Once again, the prestigious palace of Versailles has been invaded. After Jeff Koons, Takashi Murakami and Joana Vasconcelos it’s Anish Kapoor’s turn to impress the crowd. And he did.
The artist designed six spectacular installations all meant to impact the history and architecture left by Le Notre, the official Sun King’s gardener.
Anish Kapoor wants to create an opposition: the perfect and rigid site of Versailles versus the idea of chaos and death.
The first two pieces are reflecting the sky and deforming the crowd onto gigantic mirrors. What follows is a little more outstanding: an orifice, like a giant vagina comes out from the ground and faces the palace. A metaphor highly suggesting the cause of the downfall of Marie Antoinette, the King’s guillotined wife. As the viewers randomly walk down onto the next pieces they cannot ignore the phallus shaped organ and the red stones exploding from the grass. Red is Anish Kapoor’s color of choice, it’s the color of the flesh and he is using it repeatedly; he says by using this color he makes the body celestial.
The next two pieces are a dramatic liquid vortex and an informal gelatinous bood-red colored shape. Both installations play with the viewers and their nerves. The whirlpool is intimidating as the sound of the blackened swirl is frightening, the ground shakes under the feet and the strange red organ absorbs the viewer’s bodies as they can penetrate inside.
The provocation goes on with the last piece built inside the Jeu de Paume (at a 5 min walk from the castle). Clearly Anish Kapoor criticizes the French revolution, and condemns the violence of the state against its own citizens. A cannon projects against a white wall red wax and the sexual interpretation which the artist approaches is inevitable: “I am conscious of the controversy this piece could imply. The phallic shape of the cannon and the sexual tension coming from it. Remember that this room was filled with males representing a male dominant State”.
Dearraindrop is an artist collective. I can’t figure out how many members it has, but I know one is Joe Grillo. They make clothing with tons of optically intense patches and knitting. Seeing one is basically like looking through a prism at an optical illusion of a lava lamp. They also do seriously colorful installations and paintings.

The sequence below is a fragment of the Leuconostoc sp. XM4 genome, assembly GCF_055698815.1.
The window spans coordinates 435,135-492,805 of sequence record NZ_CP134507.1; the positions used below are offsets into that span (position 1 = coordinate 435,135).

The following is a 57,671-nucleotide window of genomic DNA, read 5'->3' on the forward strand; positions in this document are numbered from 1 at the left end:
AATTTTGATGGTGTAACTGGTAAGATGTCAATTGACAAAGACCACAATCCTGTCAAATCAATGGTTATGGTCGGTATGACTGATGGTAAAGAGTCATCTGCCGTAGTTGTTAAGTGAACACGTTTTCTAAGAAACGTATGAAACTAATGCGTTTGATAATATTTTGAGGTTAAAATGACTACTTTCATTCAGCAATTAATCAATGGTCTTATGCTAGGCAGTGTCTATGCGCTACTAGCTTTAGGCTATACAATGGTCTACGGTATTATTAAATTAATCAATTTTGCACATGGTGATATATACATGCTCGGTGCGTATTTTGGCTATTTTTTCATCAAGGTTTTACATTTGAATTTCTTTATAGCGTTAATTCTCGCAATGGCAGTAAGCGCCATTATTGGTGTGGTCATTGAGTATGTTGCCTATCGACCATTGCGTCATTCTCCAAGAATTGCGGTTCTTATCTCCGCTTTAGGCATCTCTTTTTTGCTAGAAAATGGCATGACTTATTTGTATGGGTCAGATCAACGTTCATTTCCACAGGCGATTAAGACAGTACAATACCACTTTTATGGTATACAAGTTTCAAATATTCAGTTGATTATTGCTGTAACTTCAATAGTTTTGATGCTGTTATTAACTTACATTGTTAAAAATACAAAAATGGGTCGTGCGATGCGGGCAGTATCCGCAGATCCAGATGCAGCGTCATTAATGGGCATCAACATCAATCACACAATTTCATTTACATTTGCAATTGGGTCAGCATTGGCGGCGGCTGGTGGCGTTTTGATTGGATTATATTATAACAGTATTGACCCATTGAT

Peter Nitsch’s latest photographic series, “Shophouses,” documents Nitsch’s trip to Bangkok, where he became fascinated with the way in which many Southeast Asian city dwellers live; combining their work and living spaces. In this project, Nitsch explored the diverse cultural and social mix of a rapidly urbanizing Thailand, in order to uncover the basic human qualities that connect his subjects to his work’s viewers.
Since Japanese photographer Kimiko Yoshida “fled [her] homeland to escape the mortifying servitude and humiliating fate of Japanese women, she seeks to take a feminist stance in protest against contemporary cliches of seduction” and the general stereotyped portrayal of women-hood. Her self portraits transform and that to her is the ultimate value of work.
busybuilding reeks of talent– talent to combine different mediums and make it work. Sure, lots of design firms can pull that off, but would you guess that busybuilding, with their impeccable English and streetwise ways would be centered in Athens, Greece? Taking from pop, punk, eco-friendliness, minimalist, EVERYTHING, busybuilding’s collection makes it impossible to right-mouse-click-save-as an adequate selection to represent just what they can create.
As the Fondation Cartier points out, ‘a Ron Mueck exhibition is a rare event.” His hyperrealistic sculptures are worked over carefully for countless hours. Thus new work is especially exciting. Mueck’s current exhibit at the Fondation Cartier introduces three new sculptures. Couple Under an Umbrella, featured here, illustrates Mueck’s style well. His amazingly lifelike sculptures are only betrayed as inanimate objects by their surreal size. The giant couple beside their creator makes for a bewildering sense of scale and reality. [via]